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Determine disk capacity and which files are consuming the most disk space
- Be able to combine common Unix command line utilities to quickly determine which files are consuming the most disk space.
As disk sizes have increased over the years, so have the amount of data that we seem to want to keep on them. At one time or another, you may be faced with the "too much data/not enough space" problem. How can you quickly find the "disk hogs"?
Use the tools!
The BSD systems are full of tools that can assist with this problem, including:
df(1) - "disk free"
du(1) - "disk usage"
find(1) - "walk a file hierarchy"
If you're using NetBSD, you can also get a
df type reading from
systat(1). And with any BSD variant, using common "Unix-fu" (in particular,
find and shell pipes), these commands can quickly produce useful information about disk usage.
df and du
For a quick summary of disk space, simply call
df. Using "-c" with
df provides an "overall total"; using "-h" with either
du produces "human readable" output: that is, calculated into K, M, G (kilobytes, megabytes, gigabyes), etc., instead of "blocks" as indicated by the environment variable $BLOCKSIZE.
df, you probably don't want to simply call
du. Without arguments,
du lists the size of every file and subdirectory (and its files and subfiles, ad infinitum) of your CWD, roughly in the order of inodes --- if you happen to be in "/", you'd be a long time reading the output of
du. Usually it's better to use
du with "-s", possibly even with a specific file or file "glob" argument, or with "-h" and maybe "-c", and pipe the output through sort(1); look for a rather convoluted (yet effective) example below.
du can also read the sizes of files listed to its standard input, which makes
find a fairly useful "frontend" to
du on occasion (but see the section on
find below before you scratch your head too hard on this).
Note: under certain conditions,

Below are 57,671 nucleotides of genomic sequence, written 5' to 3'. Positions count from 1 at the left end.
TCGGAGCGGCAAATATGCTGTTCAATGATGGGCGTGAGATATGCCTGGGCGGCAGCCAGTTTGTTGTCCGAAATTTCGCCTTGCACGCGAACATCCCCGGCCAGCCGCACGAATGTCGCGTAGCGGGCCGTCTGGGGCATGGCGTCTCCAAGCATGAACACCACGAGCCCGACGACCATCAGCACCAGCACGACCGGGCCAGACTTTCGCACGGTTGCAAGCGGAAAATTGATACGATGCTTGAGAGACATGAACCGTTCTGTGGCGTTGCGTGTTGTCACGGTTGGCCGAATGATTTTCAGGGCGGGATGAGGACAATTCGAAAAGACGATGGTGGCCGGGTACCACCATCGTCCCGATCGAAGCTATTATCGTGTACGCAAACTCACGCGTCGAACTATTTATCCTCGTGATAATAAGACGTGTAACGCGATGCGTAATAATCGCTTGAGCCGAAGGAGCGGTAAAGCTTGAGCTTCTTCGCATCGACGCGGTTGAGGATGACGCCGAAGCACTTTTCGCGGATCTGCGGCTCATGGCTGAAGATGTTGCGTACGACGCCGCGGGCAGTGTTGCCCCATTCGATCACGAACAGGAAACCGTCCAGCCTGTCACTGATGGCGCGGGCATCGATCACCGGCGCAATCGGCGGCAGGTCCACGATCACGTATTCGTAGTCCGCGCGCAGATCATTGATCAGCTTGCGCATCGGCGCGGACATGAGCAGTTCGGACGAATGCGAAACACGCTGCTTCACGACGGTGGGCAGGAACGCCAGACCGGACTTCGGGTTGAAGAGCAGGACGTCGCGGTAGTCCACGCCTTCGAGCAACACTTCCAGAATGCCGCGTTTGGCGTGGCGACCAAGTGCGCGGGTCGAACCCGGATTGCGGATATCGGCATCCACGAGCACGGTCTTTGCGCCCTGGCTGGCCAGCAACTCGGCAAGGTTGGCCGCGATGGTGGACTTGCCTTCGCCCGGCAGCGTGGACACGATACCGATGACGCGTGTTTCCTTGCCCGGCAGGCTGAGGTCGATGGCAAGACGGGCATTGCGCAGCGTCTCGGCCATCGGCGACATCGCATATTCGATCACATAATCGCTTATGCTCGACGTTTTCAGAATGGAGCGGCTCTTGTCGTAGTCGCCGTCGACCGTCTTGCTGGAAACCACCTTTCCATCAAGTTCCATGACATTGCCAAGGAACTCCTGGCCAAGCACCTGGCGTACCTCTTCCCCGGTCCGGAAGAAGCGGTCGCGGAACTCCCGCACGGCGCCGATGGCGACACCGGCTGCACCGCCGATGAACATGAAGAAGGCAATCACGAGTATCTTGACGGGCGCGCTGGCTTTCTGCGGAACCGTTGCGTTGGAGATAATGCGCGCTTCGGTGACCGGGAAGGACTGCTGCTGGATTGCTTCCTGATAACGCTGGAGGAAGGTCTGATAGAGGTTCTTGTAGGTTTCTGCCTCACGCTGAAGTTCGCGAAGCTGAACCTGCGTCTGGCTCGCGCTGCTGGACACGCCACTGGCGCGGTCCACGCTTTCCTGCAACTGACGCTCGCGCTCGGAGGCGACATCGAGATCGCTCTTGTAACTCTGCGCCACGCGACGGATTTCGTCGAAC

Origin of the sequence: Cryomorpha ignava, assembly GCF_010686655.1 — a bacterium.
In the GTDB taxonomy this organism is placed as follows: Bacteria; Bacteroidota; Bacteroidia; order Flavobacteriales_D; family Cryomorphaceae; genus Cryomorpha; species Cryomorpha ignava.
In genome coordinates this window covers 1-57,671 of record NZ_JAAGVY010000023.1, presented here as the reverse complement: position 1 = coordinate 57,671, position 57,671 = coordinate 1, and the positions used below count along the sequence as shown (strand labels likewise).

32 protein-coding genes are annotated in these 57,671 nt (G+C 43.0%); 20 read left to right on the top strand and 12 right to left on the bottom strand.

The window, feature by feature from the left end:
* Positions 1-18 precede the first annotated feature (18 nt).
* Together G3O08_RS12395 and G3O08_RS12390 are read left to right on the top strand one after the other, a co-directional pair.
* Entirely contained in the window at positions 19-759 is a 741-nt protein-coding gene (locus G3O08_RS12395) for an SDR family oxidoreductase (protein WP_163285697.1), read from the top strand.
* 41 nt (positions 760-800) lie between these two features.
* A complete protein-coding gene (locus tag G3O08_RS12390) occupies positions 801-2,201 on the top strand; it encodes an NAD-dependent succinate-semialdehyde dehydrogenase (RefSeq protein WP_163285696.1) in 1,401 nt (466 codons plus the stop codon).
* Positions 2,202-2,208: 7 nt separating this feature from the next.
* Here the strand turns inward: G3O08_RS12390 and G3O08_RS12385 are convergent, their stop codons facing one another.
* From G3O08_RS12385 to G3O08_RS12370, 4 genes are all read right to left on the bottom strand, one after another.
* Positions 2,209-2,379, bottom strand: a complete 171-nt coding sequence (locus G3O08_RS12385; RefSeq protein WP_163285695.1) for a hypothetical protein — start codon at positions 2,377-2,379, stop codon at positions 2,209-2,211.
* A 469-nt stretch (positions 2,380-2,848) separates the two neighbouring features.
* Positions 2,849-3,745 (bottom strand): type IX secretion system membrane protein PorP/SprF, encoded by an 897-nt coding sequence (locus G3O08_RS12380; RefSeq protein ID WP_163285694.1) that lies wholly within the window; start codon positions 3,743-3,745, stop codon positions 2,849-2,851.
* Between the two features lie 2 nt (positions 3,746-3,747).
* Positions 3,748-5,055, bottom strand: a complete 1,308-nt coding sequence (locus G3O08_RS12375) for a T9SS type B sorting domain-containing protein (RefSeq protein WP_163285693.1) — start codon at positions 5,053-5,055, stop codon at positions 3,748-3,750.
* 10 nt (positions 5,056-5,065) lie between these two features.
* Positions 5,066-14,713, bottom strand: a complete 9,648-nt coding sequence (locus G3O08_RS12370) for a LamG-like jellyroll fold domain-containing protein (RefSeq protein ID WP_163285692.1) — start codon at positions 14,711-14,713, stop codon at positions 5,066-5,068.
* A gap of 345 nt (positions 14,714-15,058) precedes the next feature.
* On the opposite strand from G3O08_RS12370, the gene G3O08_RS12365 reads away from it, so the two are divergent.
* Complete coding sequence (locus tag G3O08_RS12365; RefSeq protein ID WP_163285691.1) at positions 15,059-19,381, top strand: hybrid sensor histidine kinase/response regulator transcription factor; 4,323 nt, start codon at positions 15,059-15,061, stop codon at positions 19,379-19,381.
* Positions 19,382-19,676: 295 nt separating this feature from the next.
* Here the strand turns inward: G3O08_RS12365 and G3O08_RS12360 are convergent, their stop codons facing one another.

du may disagree somewhat about the amount of free space on a filesystem. Generally, this occurs when a program is holding an open file descriptor to a file that has been unlinked; in such a case,
du wouldn't count the file's size, but the blocks are still unavailable as "free blocks" (
df="disk free", remember?) In such cases, you can use
fstat(1) to see currently open files.
find and the "size" primary
The complete use of
find is beyond the scope of this section; please see Find a file with a given set of attributes for complete information. However, using the "size" primary and an expression representing a given filesize, you can quickly produce a list of "disk hogs". See the Examples below.
Are any partitions nearing "full"?
/dev/ad0s1a 1978 977 842 54% /
/dev/ad0s1e 67765 49502 12841 79% /usr
/dev/ad0s1d 3962 2182 1463 60% /var
Display all the *.mp3 files in my homedir, and their sizes with a total:
$ du -sc *mp3 $HOME
List all files in the current directory, in order of size (almost):
$ du -h | sort -n | more
Here's a pretty wild set of pipes for "du", showing the largest disk hogs (unless files are >999MB - if so change "M" to "G" in the regular expression); to see the smallest files, use "head" rather than "tail", or for a complete listing pipe it to $PAGER instead of either. The "-n" option to sort(1) ensures that the filesizes are in numeric rather than alphabetical order:
# du -hc * | sort -n | grep "[0-9]M" | tail
But this brings us to the relative power of find(1). A similar report could be produced like this ("find all files in the cwd greater than approximately 900MB in size"):
# find . -size +940000000c
The main difference between this statement's output and that of the "piped arrangement" above is that find doesn't report the actual sizes and the list isn't "sorted". Note that if you're using FreeBSD, you can use "[KMGTP]" with the size designation, thus: "find . -size +900M".
df to see if your hard drives are nearing "full".
find to find out whom in
/home/ is the biggest "disk hog". (Optional: Use grep to see if any of these files are "mp3"s).
du along with
grep(1) to produce lists of files by size.
du(1), df(1), find(1), sort(1), and, for NetBSD systat(1)